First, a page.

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The first month of the year is a good time to start planning your finances and taking charge of your money. Waiting till the end of the year before implementing your savings and investing plans means that you have allowed 12 months to go by without utilizing compound interest to your advantage.

Financial Steps To Take in 2020

As you move to implement your New Year’s resolutions, this financial checklist will help you focus on some of the key financial steps you need to take.

1. Contribute to your TFSA

The Tax-Free Savings Account (TFSA) is one of the best vehicles we have in Canada for saving money. 

For 2020, the TFSA contribution room remains at $6,000. If you have been eligible to contribute to a TFSA since it was introduced in 2009, your total contribution room is now $69,500.

A TFSA account is very flexible and can hold a variety of investments. You can use it to save for anything – wedding, home down payment, vacation, emergency fund, etc. You can withdraw your funds whenever you want and re-contribute the amount you withdrew in a future year.

No taxes are due on earnings generated by your account unless you run afoul of the rules put in place by the government.

The sooner you start contributing to your TFSA, the faster it will grow.

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2. Contribute To Your RRSP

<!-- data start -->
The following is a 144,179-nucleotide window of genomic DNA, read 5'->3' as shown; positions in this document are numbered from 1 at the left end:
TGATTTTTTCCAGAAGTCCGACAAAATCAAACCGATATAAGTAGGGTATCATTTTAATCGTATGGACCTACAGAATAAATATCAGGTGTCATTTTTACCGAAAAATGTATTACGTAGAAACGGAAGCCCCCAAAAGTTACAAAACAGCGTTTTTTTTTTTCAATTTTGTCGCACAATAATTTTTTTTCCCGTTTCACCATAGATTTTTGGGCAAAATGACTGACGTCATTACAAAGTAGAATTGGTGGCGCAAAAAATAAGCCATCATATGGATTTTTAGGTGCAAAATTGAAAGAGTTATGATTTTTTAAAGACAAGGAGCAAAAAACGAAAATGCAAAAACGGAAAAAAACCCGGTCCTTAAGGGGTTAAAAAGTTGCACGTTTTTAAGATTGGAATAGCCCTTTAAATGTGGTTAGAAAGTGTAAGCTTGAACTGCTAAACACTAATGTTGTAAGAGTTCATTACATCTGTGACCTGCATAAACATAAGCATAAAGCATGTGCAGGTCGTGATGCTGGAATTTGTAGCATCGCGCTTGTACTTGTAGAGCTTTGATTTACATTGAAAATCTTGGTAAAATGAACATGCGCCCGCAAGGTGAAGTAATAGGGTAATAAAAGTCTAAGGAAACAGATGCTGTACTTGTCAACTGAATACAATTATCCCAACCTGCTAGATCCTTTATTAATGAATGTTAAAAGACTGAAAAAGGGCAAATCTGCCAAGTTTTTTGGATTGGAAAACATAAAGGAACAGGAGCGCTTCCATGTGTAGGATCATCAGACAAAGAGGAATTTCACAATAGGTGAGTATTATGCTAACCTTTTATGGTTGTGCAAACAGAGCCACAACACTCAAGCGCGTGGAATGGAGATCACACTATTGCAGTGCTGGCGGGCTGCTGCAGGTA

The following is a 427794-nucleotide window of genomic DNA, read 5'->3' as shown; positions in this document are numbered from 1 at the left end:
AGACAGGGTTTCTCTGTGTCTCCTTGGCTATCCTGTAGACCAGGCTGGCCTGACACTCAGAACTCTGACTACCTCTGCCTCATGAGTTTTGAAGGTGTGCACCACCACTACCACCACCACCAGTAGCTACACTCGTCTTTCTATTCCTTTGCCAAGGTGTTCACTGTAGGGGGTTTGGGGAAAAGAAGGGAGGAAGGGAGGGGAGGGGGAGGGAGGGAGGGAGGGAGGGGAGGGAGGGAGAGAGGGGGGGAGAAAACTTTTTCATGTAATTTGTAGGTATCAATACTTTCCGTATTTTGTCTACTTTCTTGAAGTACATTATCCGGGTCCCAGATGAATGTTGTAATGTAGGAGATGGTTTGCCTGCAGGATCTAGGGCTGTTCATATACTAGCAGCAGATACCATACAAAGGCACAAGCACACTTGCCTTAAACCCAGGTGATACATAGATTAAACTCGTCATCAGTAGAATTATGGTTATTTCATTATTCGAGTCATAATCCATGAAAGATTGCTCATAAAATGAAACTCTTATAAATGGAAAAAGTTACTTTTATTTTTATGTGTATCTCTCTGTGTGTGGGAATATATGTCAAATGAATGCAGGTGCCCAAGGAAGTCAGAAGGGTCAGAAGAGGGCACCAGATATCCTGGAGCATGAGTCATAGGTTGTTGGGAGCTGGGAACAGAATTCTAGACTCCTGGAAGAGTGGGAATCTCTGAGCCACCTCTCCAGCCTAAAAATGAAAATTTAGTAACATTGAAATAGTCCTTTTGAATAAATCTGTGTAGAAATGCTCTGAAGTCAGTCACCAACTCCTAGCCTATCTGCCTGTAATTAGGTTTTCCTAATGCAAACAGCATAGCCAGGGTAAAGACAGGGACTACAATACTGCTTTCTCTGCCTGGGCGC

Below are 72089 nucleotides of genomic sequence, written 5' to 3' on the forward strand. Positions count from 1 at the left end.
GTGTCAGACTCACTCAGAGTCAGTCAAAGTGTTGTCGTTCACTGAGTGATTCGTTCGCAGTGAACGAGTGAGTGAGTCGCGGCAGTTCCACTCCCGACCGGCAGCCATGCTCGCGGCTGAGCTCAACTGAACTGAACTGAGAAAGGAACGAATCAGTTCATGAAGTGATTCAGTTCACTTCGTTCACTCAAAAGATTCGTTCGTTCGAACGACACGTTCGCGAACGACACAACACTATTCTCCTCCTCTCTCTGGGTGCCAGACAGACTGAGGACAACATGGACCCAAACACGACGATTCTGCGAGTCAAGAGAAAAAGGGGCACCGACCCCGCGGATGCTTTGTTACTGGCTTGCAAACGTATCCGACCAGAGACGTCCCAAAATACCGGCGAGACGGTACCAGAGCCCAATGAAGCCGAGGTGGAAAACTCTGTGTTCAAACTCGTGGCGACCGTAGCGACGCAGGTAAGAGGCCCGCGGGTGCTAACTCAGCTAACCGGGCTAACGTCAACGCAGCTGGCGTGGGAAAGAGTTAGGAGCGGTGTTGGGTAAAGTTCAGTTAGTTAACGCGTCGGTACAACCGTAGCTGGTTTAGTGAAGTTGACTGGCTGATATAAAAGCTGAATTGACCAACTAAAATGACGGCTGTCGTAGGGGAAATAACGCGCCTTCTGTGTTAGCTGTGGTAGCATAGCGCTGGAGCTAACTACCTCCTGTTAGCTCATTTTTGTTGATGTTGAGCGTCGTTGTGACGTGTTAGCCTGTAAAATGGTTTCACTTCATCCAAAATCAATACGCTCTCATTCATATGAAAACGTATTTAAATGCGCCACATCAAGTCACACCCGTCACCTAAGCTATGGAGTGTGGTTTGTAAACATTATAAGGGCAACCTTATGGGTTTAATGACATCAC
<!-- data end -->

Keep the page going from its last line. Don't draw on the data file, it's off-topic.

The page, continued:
RRSP contributions are tax-deductible and will save you on taxes today while allowing you to grow your retirement pot. 

For 2020, your RRSP contribution limit is 18% of your earned income, up to a maximum amount of $27,230. If you have not yet maxed out your contributions for the 2019 tax year, you can still do so up until the end of the RRSP season, which is March 2, 2020.

Contributions made until the deadline can be used to claim a tax deduction for the 2019 or 2020 tax years. It can also be carried forward to future years.

If you are turning 71 in 2020, you can make your last RRSP contribution before December 31, 2020. By next year, you will be required to close your RRSP and do one or a combination of the following: withdraw cash, convert to an RRIF, or purchase an annuity.

Your RRSP is not only for retirement. You can also withdraw funds tax-free to buy a house or go back to school.

Related: Don’t Play Around With Group RRSPs

3. Contribute To An RESP

College tuition keeps rising and a registered and a Registered Education Savings Plan (RESP) is one way to provide your kids with an opportunity to obtain post-secondary education without the debt.

Contributions you make to your kid’s RESP qualify for matching government grants at 20 cents for every $1 of contribution, up to $500 in grant money per year (i.e. grant on $2,500 in annual contributions).

You can put up to a lifetime maximum of $50,000 per child in an RESP account that qualifies for a maximum Canada Education Savings Grant of $7,200. Low-income families may qualify for additional grant money (a-CESG and Canada Learning Bond).

It is advisable to start contributing to an RESP early so that compound interest can grow the account over time. Funds in an RESP grow tax-free.

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Financial Checklist for Canadians - Annual Financial Review